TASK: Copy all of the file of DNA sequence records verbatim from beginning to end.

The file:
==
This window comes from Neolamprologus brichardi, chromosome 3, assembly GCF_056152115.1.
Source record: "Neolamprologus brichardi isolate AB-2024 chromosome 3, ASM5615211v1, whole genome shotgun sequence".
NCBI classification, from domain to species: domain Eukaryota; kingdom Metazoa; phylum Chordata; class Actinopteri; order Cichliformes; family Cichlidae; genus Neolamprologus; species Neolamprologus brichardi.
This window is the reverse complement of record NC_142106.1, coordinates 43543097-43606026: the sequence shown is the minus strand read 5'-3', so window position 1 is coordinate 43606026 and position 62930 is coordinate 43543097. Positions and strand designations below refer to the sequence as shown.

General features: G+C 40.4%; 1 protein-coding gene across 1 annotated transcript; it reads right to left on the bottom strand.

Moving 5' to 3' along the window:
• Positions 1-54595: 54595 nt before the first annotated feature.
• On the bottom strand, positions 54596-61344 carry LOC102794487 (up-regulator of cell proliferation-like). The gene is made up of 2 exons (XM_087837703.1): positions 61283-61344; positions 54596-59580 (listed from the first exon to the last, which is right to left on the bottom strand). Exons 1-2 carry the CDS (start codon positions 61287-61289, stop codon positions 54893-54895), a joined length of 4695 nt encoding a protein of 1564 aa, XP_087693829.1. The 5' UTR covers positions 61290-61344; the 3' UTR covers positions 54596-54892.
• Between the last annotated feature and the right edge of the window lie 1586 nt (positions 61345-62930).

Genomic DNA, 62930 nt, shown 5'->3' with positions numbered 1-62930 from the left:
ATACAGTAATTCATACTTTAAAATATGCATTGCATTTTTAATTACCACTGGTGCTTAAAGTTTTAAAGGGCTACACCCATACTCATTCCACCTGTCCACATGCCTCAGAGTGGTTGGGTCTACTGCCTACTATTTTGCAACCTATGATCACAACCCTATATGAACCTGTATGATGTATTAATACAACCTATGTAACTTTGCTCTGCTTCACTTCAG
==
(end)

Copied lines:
This window comes from Neolamprologus brichardi, chromosome 3, assembly GCF_056152115.1.
Source record: "Neolamprologus brichardi isolate AB-2024 chromosome 3, ASM5615211v1, whole genome shotgun sequence".
NCBI classification, from domain to species: domain Eukaryota; kingdom Metazoa; phylum Chordata; class Actinopteri; order Cichliformes; family Cichlidae; genus Neolamprologus; species Neolamprologus brichardi.
This window is the reverse complement of record NC_142106.1, coordinates 43543097-43606026: the sequence shown is the minus strand read 5'-3', so window position 1 is coordinate 43606026 and position 62930 is coordinate 43543097. Positions and strand designations below refer to the sequence as shown.

General features: G+C 40.4%; 1 protein-coding gene across 1 annotated transcript; it reads right to left on the bottom strand.

Moving 5' to 3' along the window:
• Positions 1-54595: 54595 nt before the first annotated feature.
• On the bottom strand, positions 54596-61344 carry LOC102794487 (up-regulator of cell proliferation-like). The gene is made up of 2 exons (XM_087837703.1): positions 61283-61344; positions 54596-59580 (listed from the first exon to the last, which is right to left on the bottom strand). Exons 1-2 carry the CDS (start codon positions 61287-61289, stop codon positions 54893-54895), a joined length of 4695 nt encoding a protein of 1564 aa, XP_087693829.1. The 5' UTR covers positions 61290-61344; the 3' UTR covers positions 54596-54892.
• Between the last annotated feature and the right edge of the window lie 1586 nt (positions 61345-62930).

Genomic DNA, 62930 nt, shown 5'->3' with positions numbered 1-62930 from the left:
ATACAGTAATTCATACTTTAAAATATGCATTGCATTTTTAATTACCACTGGTGCTTAAAGTTTTAAAGGGCTACACCCATACTCATTCCACCTGTCCACATGCCTCAGAGTGGTTGGGTCTACTGCCTACTATTTTGCAACCTATGATCACAACCCTATATGAACCTGTATGATGTATTAATACAACCTATGTAACTTTGCTCTGCTTCACTTCAG